Graduation Year

2009

Document Type

Dissertation

Degree

Ph.D.

Degree Granting Department

Molecular Medicine

Major Professor

Gloria C. Ferreira, Ph.D.

Keywords

Heme, Pyridoxal, Pyridoxal 5? phosphate, Biotin, ALAS, AONS

Abstract

5-Aminolevulinate synthase (ALAS) and 8-amino-7-oxononanoate synthase (AONS) are two of four homodimeric members of the alpha-oxoamine synthase family of pyridoxal 5?-phosphate (PLP)-dependent enzymes. The evolutionary relationships among alpha-oxoamine synthases representing a broad taxonomic and phylogenetic spectrum have been examined to help identify residues that may regulate substrate specificity. The structural plasticity of ALAS has been documented in studies of functional circularly permuted ALAS variants and the single polypeptide chain ALAS dimer (ALAS/ALAS) exhibiting a greater turnover number than wild-type ALAS. An examination of the contribution of each ALAS/ALAS active site to the enzymatic activity shows that each active site makes distinct contributions to the steady-state activity of the enzyme. Chimeric ALAS/AONS proteins exhibited an oligomeric structure with two sites having ALAS activity and two sites having AONS activity.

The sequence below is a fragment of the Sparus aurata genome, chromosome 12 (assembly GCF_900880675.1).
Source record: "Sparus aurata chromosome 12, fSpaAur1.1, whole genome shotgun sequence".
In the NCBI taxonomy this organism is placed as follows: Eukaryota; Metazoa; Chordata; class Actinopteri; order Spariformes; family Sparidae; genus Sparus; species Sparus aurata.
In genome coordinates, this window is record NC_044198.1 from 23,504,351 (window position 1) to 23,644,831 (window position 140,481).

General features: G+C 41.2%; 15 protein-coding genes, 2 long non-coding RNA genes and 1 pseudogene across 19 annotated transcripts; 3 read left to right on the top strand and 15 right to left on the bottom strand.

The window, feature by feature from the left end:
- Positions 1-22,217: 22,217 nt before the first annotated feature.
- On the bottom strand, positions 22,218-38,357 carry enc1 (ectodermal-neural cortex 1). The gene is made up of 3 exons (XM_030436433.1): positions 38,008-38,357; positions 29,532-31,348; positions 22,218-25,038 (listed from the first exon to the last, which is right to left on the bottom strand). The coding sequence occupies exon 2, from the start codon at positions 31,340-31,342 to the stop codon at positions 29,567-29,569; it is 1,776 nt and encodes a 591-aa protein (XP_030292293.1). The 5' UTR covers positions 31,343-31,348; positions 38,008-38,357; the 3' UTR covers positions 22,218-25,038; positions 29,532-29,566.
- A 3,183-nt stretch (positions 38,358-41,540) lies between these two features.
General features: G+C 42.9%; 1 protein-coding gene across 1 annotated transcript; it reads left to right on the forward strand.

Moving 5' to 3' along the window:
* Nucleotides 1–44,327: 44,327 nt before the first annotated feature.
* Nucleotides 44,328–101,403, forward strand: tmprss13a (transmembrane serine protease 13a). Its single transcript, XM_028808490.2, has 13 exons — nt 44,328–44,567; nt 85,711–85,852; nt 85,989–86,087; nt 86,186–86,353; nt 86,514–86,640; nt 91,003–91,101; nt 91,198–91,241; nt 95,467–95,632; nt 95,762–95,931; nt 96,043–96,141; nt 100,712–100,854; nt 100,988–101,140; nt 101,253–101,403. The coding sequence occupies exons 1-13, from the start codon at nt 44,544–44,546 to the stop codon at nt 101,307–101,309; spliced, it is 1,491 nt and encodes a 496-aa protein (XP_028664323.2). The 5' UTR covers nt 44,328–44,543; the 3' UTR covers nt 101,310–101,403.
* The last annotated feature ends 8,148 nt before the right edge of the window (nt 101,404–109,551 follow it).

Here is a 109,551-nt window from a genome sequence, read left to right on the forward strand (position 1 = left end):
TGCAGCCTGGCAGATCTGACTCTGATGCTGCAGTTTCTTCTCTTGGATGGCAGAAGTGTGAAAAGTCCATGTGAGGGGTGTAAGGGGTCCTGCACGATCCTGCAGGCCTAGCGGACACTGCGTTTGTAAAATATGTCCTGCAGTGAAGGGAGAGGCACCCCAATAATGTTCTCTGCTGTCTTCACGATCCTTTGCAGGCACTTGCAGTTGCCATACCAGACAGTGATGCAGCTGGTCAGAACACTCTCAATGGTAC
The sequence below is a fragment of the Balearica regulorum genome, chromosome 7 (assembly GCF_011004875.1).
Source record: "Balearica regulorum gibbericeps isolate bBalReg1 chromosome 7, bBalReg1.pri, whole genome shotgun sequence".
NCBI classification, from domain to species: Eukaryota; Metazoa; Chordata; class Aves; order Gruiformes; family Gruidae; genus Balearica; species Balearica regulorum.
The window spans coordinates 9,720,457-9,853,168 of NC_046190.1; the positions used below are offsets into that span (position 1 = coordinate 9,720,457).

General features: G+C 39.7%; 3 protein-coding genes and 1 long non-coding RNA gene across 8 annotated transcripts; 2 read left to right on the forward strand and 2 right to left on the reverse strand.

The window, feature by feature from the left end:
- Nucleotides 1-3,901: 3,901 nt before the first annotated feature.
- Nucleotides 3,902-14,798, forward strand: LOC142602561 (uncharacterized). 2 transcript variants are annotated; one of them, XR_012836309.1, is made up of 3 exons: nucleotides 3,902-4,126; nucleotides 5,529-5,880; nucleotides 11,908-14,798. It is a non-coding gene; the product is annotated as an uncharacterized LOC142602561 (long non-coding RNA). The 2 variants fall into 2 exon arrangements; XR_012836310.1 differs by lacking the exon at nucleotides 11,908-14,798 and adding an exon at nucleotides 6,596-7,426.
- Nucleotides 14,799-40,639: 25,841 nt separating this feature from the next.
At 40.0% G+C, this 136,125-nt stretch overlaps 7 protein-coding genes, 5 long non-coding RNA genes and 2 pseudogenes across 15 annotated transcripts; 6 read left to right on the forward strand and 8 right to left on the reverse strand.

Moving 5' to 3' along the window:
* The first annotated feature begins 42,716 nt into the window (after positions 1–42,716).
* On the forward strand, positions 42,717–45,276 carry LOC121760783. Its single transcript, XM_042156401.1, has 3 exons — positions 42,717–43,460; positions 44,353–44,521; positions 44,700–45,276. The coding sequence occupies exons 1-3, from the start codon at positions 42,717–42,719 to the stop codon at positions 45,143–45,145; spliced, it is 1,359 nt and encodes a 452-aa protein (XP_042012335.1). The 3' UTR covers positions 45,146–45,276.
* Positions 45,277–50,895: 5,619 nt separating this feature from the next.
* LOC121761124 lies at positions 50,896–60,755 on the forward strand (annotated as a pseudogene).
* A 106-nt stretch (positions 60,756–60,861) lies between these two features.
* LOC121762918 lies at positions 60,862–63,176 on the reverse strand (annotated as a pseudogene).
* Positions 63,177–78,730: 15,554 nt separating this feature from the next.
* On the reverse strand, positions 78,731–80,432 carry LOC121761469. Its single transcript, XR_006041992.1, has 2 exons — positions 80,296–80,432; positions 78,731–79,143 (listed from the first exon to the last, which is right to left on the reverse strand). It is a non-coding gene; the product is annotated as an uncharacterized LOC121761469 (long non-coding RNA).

Remarkably, the steady-state rates for both the ALAS and AONS activities were lower than that observed in the parent enzymes, while the reactivity of the ALAS sites in ALAS/AONS was similar to that of wild-type ALAS. We propose that the different contribution of each active site to the steady-state activity of ALAS/ALAS and the reduced steady-state activities of the ALAS/AONS chimera, compared to the parent enzymes, relate to different extents of conformational changes associated with product release due to the strain caused with the linking the two ALAS (or ALAS and AONS) subunits. Thus, the extensive plasticity seen in ALAS extends to another member of the alpha-oxoamine family, AONS. In the alpha-oxoamine synthase family a conserved histidine hydrogen bonds with the phenolic oxygen of PLP and may be significant for substrate-binding, PLP-positioning, and maintaining the pKa of the imine nitrogen.

The replacement of this conserved histidine, H282, with alanine in murine erythroid ALAS has multiple effects on the spectral, binding, and kinetic properties of the enzyme and supports the conclusion that H282 plays multiple roles in the enzymology of ALAS. Altogether, these results imply that amino acid H282 coordinates the movement of the pyridine ring with the reorganization of the active-site hydrogen bond network and acts as a hydrogen bond donor to the phenolic oxygen to maintain the protonated Schiff base and enhance the electron sink function of the PLP cofactor.

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